# How to factorize $a^2-2ab+a^2b-2b^2$?

I have been stuck on factorizing this:

$$a^2-2ab+a^2b-2b^2$$

I thought I could solve it by making $$(a+b)$$ as one factor but it didn't work then I tried to add and deduct some terms which that didn't lead me to anything either.

I don't really know what to do next.

• $a^2-2ab+a^2b-2b^2$ does not have any simple factors. $a^2-2ab+ab-2b^2=a^2-ab-2b^2$ does, and $a^2-2ab+a^2b-2ab^2$ does too Jul 31, 2020 at 23:13
• it is a cubic, non-homogeneous polynomial. Jul 31, 2020 at 23:33
• It is quadratic in either $a$ or $b$ separately, so at worst the quadratic formula gives a factorization, albeit involving radicals in terms of the other variable... Jul 31, 2020 at 23:36
• @paulgarrett, How about if we set the expression to $0$ and draw the graph? It shows that it is the product of two expressions!! Jul 31, 2020 at 23:40
• Here's what Wolfram Alpha has to say about the problem. Doesn't look like there's a simple factorisation, as Henry pointed out. Not sure what you mean by setting it to 0 and drawing a graph, either. Jul 31, 2020 at 23:44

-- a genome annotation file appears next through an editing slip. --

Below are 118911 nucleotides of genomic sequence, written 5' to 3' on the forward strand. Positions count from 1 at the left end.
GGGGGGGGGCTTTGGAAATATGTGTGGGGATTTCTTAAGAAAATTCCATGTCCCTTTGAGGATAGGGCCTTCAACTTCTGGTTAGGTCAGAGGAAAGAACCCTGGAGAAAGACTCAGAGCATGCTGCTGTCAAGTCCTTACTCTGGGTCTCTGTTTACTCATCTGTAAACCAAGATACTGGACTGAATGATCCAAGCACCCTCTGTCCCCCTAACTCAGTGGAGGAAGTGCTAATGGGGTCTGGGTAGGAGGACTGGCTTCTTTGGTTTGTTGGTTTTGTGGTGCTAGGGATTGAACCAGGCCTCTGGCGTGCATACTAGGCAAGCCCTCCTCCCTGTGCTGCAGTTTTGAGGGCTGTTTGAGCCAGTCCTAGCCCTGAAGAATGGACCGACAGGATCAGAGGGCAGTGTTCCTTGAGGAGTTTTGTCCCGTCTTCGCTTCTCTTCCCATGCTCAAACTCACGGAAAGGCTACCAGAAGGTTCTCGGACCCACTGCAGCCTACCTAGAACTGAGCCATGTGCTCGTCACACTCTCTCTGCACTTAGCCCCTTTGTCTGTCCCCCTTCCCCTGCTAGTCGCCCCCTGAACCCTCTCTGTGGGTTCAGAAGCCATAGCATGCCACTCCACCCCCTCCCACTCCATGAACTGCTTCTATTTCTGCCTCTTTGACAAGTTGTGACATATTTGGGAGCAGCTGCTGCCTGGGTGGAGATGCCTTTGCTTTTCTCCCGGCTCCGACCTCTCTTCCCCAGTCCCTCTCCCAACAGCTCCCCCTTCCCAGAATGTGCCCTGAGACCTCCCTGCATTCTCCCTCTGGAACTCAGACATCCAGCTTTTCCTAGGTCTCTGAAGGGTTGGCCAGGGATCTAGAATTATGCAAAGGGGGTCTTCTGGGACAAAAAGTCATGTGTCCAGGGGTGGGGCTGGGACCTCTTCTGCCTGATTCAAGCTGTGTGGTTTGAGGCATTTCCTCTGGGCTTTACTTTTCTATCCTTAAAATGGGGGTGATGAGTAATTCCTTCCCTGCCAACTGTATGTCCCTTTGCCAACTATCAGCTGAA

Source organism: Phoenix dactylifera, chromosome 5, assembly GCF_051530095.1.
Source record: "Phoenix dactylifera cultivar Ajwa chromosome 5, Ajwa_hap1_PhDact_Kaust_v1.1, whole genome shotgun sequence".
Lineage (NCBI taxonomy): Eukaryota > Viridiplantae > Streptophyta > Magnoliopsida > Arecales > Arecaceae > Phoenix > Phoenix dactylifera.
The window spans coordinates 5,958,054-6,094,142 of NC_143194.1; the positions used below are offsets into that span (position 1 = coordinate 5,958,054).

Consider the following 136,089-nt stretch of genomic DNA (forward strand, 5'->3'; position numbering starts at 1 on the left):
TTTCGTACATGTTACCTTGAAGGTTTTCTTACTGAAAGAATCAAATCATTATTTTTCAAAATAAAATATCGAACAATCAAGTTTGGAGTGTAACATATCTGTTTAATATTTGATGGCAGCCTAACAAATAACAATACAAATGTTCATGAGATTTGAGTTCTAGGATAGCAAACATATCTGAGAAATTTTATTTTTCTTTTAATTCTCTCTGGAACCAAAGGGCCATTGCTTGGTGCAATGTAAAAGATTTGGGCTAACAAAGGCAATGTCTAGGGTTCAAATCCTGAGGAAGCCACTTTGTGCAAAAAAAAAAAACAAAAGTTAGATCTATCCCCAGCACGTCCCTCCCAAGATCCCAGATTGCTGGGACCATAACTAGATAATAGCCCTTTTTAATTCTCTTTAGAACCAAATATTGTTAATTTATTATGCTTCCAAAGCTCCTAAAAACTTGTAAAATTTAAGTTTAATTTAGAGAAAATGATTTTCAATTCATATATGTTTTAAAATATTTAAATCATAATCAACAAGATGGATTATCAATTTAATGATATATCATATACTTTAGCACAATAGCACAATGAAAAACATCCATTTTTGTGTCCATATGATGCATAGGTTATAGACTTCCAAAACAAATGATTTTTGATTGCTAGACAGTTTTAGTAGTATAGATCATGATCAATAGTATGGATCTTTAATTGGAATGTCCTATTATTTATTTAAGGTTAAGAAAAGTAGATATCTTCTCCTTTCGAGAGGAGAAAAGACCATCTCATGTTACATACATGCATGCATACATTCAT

$$a^2-2ab+a^2b-2b^2=$$

$$=-2b^2+a(a-2)b+a^2.$$

In order to factorize the last polynomial, we have to solve the following quadratic equation:

$$-2b^2+a(a-2)b+a^2=0$$

that is equivalent to

$$2b^2-a(a-2)b-a^2=0.$$

$$\Delta=a^2(a-2)^2+8a^2=a^2(a^2-4a+12)\ge0,$$

$$b=\frac{a(a-2)\pm\sqrt{a^2(a^2-4a+12)}}{4}=\frac{a(a-2)\pm a\sqrt{a^2-4a+12}}{4}.$$

Now we can factorize the polynomial:

$$-2b^2+a(a-2)b+a^2=$$

$$=-2\left(b-\frac{a(a-2)-a\sqrt{a^2-4a+12}}{4}\right)\cdot\left(b-\frac{a(a-2)+a\sqrt{a^2-4a+12}}{4}\right)=$$

\begin{align*} &=-\frac{1}{8}\left(4b-a^2+2a+a\sqrt{a^2-4a+12}\right)\cdot\left(4b-a^2+2a-a\sqrt{a^2-4a+12}\right).\\ \end{align*}

Therefore we get that

\begin{align} &a^2-2ab+a^2b-2b^2=\\ &=-\frac{1}{8}\left(4b-a^2+2a+a\sqrt{a^2-4a+12}\right)\cdot\left(4b-a^2+2a-a\sqrt{a^2-4a+12}\right).\\ \end{align}

• I give to you also a credit for the recent comment in an answer. Aug 22, 2020 at 21:15